FT: Some people seem to think that your eroticism hints at an underlying moral attitude, at a recoil against sexuality without love. I think you’re being stuck within a moralistic framework by that view, that you are made out to be an inquisitor of cultural and societal mores. Could you address this question?

RBK: Yes, I think you’re right. I’ve said elsewhere that I believe there is a moralist and an immoralist at work in each of us. I don’t think the thing can be decided, except to revel maybe in the existential double nature of oneself, our deceptive doubleness. I forget who said that everything is what it is, and another thing.

Deceptive sexuality is embedded in that character, that infinite complexity, which it can be, and has been the job of an artist to try and represent. Nature, the other person in front of you to be imaged, embraces a concatenation of meanings, some of which will be seen, some of which will be imagined, but never solved, never resolved, and the best art will be left at the mercy of that complexity in nature, and the best art will try and try again to commit all its nerve to the act of representing either what the artist is staring at or what he imagines. No, I can’t ever be an inquisitor in the sense you mention. I’m awed by life as expressed by the human figure as Matisse said he was, but Flaubert knew what he was talking about when he wrote in a letter: “That man has missed something who has never awakened in an anonymous bed beside a face he will never see again, and who has never left a brothel at sunrise feeling like throwing himself into the river out of pure disgust for life.” I feel in this matter of my sexuality like Kafka’s guilt-ridden hunter Gracchus, both dead and not dead and propelled by prehistoric winds. Like Gracchus, one’s sexual ship never allows respite.

FT: The erotic, sexual elements in your work have been criticized as pornographic. Leaving aside the fatuous nature of such criticism, would you agree that some of the most “searing,” most poignant images are precisely those where the border between the erotic and the pornographic is indistinct?

RBK: Yes.

FT: What are your future projects . . . the future direction of your work?

RBK: Well, I’ll be half a century old in a year or so, and that 50 has become a magic number for me. I want to begin all over again and recollect in some untranquility; a recollection in art. I’m embarking on many educations to prepare myself. I’m learning to divide my time between Europe and America, for instance, which I haven’t done since I was a kid. I’ve stayed pretty much in London for 20 years while my children were growing up. I’m going to live in Paris for a while and toddle off to one of the old “free studios” a few days a week to continue drawing from the human form, which I’ve been doing over some years now for better or worse. I’ve got some “American” subjects in mind to do and some Parisian things and I’ve been prowling European cities for years now, laying plans for some pictures about them in the spirit of Flaubert’s: “I want a bitter undertaste in everything.”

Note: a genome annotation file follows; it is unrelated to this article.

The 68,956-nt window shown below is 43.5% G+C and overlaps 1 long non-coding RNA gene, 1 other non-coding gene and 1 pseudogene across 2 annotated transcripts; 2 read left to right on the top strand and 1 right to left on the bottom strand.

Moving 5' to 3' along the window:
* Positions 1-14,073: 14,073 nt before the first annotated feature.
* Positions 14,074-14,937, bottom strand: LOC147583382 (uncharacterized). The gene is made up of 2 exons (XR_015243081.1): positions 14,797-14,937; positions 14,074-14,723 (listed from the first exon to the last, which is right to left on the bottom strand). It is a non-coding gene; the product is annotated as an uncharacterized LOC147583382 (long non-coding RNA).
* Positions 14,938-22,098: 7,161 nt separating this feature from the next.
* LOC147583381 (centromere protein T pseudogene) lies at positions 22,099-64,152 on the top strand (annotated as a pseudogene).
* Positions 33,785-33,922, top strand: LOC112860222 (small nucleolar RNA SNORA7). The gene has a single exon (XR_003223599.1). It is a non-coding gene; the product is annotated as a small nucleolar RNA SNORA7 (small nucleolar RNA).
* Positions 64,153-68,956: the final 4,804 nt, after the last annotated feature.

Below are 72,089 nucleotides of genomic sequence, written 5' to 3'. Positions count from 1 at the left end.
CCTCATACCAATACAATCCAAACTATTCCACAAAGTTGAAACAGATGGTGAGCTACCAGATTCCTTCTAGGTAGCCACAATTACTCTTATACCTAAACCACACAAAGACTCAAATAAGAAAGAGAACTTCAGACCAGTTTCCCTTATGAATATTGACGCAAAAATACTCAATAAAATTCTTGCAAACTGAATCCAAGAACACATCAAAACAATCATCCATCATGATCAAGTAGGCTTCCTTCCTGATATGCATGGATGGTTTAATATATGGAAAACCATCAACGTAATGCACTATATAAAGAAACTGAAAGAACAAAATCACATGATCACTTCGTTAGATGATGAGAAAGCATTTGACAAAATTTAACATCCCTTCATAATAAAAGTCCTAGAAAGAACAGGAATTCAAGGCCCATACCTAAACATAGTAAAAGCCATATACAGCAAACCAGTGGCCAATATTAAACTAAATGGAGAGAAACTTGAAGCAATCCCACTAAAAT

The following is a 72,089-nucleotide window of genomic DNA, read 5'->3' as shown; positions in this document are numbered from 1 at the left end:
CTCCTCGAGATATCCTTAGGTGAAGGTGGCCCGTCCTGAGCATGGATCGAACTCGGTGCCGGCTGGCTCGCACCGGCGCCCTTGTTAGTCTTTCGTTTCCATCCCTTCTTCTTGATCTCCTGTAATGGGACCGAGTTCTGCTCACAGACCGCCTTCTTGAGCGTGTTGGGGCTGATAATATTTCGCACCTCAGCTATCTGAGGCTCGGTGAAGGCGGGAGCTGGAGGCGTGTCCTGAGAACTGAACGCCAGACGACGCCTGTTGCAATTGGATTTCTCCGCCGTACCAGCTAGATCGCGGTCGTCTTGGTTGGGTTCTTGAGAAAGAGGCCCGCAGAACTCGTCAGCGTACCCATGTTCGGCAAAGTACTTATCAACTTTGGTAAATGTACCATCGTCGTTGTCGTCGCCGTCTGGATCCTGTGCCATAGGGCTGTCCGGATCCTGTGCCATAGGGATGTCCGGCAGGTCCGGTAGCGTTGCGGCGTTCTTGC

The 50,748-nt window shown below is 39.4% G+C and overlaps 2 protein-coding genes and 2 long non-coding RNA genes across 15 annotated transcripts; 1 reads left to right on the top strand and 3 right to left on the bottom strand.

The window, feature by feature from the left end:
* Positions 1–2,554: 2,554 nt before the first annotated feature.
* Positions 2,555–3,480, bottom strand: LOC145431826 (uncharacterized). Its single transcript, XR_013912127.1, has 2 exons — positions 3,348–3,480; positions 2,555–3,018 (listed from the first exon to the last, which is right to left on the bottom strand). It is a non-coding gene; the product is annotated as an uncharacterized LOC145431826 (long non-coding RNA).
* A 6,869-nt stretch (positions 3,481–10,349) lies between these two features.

I’ve already said too much about my kind of free movement into the past of the Jewish people, into Yiddishkeit and its artistic destiny, not to be named for fear of losing my frail grasp of it . . . I should bite my tongue! I’m tired of being a cosmopolite, tired of internationalism in art and politics.

I’m doing some pictures about boxing, and pictures about the sea, both of which I like very much, but time feels so short and I don’t know if I’ve got what it takes to give the human figure a memorable shape, to derive unusual human forms from usual human forms. It’s all so hard for me, so un-natural. I’d like to make a dreadful mess, which is what Tolstoy called Dostoyevsky’s novels.

“Cézanne’s work not only gives us the joy of beautiful painting; it appeals too as an example of heroism in art. For he reached perfection, it is well known, in a long and painful struggle with himself. . .”
—Meyer Schapiro, Modern Art, 19th and 20th Centuries, Selected Papers

Frederic Tuten is a novelist and professor on the faculty of The Graduate Program in Creative Writing at The City College of New York.

From Sept. 17 to Nov. 15, 1981, a Kitaj retrospective of 104 paintings and drawings done between 1958 and 1980 was held at the Hirshhorn Museum in Washington, D.C. The show, organized by Joe Shannon, thereafter proceeds to the Cleveland Museum of Art (Dec. 15, 1981–Jan. 24, 1982) and then to Städtische Kunsthalle, Düsseldorf (Feb. 5–March 2, 1982).